<<April 2014>>

Eagle Talk

New Voice Photo Exhibit January 19

The Milford School Community is invited to the New Voices Photography Exhibition on Sunday, January 19, from 2-4 p.m., at First Lutheran Church on 12th and Race in Over-The-Rhine. This fall, Milford had nine female students (listed below) involved in the New Voices program. The girls worked with female residents from The Drop Inn Center, which is the largest homeless shelter in Cincinnati. The group collaborated on a photographic project over 12 weeks and built relationships to connect each of the communities.

"It was a hard process and we all learned a lot about people experiencing homelessness. The girls formed very tight bonds and were able to break down boundaries of misconception," shared MHS photography teacher, Janelle Schunk. "Our students also worked very hard to create final exhibition work that will be permanently installed in The Drop Inn Center and Milford HS. Milford should be very proud of all their hard work and we would love to see you at the show."

Participants: Britni Toms, Savannah Kennedy, Alicia Kerby, Madi Kemp, Molly Milinovich, Arianna Dyman, Olivia Nielsen, Ashley McFadden, Hannah Rogers

Focus on College and Career Readiness

Dr. Robert Farrell, Superintendent

College readiness and career pathways have been a focus this school year at Milford High School. We have met extensively with our local Chambers of Commerce in Milford/Miami Township and Clermont County and solicited input from local businesses about forming partnerships to promote career awareness and career experiences for our high school students.

This school year, Ed Pregitzer, a retired and accomplished Marketing Management & Research professional instructor and former DECA advisor at Milford High School, is working part-time for the district. He is using some of our state career funds to make connections with local businesses so that more and more career experiences will be available for our students this year and in the future.  By helping students make the connection between the classroom and the "world of work," we feel their motivation at school will increase. Career experiences will also help students find direction and drive to master subjects that will open doors for them in college.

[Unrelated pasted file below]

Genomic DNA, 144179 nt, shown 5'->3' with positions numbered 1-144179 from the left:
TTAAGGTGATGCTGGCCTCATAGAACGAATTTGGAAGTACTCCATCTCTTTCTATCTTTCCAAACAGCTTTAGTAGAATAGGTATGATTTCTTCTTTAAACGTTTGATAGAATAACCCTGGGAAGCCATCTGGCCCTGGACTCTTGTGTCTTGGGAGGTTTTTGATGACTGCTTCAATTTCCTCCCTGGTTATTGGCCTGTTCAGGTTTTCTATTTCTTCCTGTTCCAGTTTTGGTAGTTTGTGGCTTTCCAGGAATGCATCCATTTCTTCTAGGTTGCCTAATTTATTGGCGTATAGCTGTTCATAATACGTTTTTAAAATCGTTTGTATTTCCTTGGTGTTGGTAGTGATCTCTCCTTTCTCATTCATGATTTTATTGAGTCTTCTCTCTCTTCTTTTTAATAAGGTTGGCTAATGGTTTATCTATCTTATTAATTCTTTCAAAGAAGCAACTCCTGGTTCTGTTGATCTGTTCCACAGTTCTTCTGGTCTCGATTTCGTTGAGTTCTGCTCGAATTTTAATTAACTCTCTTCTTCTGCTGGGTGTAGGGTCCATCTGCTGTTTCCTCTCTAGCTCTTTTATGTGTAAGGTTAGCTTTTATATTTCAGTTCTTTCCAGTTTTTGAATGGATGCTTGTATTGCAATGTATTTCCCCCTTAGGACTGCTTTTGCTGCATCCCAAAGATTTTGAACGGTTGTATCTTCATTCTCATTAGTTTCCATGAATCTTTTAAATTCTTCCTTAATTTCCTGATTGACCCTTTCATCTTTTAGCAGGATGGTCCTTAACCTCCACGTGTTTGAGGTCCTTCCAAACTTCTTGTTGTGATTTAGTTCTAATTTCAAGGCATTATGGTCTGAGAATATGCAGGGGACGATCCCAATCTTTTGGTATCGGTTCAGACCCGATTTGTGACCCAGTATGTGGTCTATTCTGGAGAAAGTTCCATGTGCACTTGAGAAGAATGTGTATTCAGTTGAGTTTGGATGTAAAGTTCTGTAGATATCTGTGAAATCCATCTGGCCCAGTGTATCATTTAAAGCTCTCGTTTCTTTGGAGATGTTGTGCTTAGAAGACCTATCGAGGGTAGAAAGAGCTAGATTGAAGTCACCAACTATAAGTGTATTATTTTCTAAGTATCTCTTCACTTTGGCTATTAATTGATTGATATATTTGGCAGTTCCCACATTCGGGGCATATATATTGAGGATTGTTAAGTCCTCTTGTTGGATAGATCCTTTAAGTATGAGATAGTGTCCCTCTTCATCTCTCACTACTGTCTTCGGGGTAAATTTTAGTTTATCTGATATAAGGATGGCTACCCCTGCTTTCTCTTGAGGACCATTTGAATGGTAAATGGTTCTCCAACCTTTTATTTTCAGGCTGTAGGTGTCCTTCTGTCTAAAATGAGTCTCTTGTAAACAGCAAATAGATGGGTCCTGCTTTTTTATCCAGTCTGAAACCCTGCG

Our intent is also to bring into focus, through our course books and guidance to our students, what subjects and knowledge are necessary to be successful in particular career fields.  Students in our country often drop out of college when they don't go into college with specific aspirations, and the students that complete college in our country take an average of more than six years. We want Milford students to complete their degrees in four years or less, and find occupations that allow them to reach their full potential and become successful and productive citizens.

A survey was sent to all of our high school seniors and parents concerning measuring their current levels of knowledge about college and careers. The survey shows we still have much work to do to get seniors ready to graduate this year. We also solicited parents and community members to get involved to help us to speak to classes about their careers and relationship to subject matter, or provide career shadowing or mentorships experiences to our students.  We are always looking for professionals to share these important career experiences with our students. If you want to get involved, please contact Ed Pregitzer at

Giving Thanks